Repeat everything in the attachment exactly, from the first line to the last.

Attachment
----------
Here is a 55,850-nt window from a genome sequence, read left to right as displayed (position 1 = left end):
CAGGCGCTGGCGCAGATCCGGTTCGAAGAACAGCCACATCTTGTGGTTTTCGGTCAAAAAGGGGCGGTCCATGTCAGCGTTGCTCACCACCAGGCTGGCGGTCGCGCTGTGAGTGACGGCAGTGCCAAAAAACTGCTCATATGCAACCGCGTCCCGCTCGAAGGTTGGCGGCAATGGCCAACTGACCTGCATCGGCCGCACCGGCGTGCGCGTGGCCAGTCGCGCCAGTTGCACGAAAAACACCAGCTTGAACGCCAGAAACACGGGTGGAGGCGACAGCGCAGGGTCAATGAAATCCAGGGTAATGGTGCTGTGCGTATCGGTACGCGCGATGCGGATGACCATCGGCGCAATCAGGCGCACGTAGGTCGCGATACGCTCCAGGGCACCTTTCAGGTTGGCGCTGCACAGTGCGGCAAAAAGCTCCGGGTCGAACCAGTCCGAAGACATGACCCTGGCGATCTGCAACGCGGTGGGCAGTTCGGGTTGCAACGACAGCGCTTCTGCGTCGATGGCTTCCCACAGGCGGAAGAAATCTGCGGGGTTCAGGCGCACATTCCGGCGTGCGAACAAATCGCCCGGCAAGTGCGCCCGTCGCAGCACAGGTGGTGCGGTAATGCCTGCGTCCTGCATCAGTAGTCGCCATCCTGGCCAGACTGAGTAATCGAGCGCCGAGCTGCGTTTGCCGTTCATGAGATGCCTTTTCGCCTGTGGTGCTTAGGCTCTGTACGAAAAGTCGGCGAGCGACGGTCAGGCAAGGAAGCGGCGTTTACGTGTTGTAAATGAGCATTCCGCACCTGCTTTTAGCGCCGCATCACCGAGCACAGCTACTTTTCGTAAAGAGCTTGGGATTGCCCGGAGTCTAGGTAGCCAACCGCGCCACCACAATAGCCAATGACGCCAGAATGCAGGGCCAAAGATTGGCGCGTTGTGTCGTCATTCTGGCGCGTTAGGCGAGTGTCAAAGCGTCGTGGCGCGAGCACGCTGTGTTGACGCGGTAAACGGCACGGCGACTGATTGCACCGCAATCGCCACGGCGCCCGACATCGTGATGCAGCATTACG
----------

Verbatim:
Here is a 55,850-nt window from a genome sequence, read left to right as displayed (position 1 = left end):
CAGGCGCTGGCGCAGATCCGGTTCGAAGAACAGCCACATCTTGTGGTTTTCGGTCAAAAAGGGGCGGTCCATGTCAGCGTTGCTCACCACCAGGCTGGCGGTCGCGCTGTGAGTGACGGCAGTGCCAAAAAACTGCTCATATGCAACCGCGTCCCGCTCGAAGGTTGGCGGCAATGGCCAACTGACCTGCATCGGCCGCACCGGCGTGCGCGTGGCCAGTCGCGCCAGTTGCACGAAAAACACCAGCTTGAACGCCAGAAACACGGGTGGAGGCGACAGCGCAGGGTCAATGAAATCCAGGGTAATGGTGCTGTGCGTATCGGTACGCGCGATGCGGATGACCATCGGCGCAATCAGGCGCACGTAGGTCGCGATACGCTCCAGGGCACCTTTCAGGTTGGCGCTGCACAGTGCGGCAAAAAGCTCCGGGTCGAACCAGTCCGAAGACATGACCCTGGCGATCTGCAACGCGGTGGGCAGTTCGGGTTGCAACGACAGCGCTTCTGCGTCGATGGCTTCCCACAGGCGGAAGAAATCTGCGGGGTTCAGGCGCACATTCCGGCGTGCGAACAAATCGCCCGGCAAGTGCGCCCGTCGCAGCACAGGTGGTGCGGTAATGCCTGCGTCCTGCATCAGTAGTCGCCATCCTGGCCAGACTGAGTAATCGAGCGCCGAGCTGCGTTTGCCGTTCATGAGATGCCTTTTCGCCTGTGGTGCTTAGGCTCTGTACGAAAAGTCGGCGAGCGACGGTCAGGCAAGGAAGCGGCGTTTACGTGTTGTAAATGAGCATTCCGCACCTGCTTTTAGCGCCGCATCACCGAGCACAGCTACTTTTCGTAAAGAGCTTGGGATTGCCCGGAGTCTAGGTAGCCAACCGCGCCACCACAATAGCCAATGACGCCAGAATGCAGGGCCAAAGATTGGCGCGTTGTGTCGTCATTCTGGCGCGTTAGGCGAGTGTCAAAGCGTCGTGGCGCGAGCACGCTGTGTTGACGCGGTAAACGGCACGGCGACTGATTGCACCGCAATCGCCACGGCGCCCGACATCGTGATGCAGCATTACG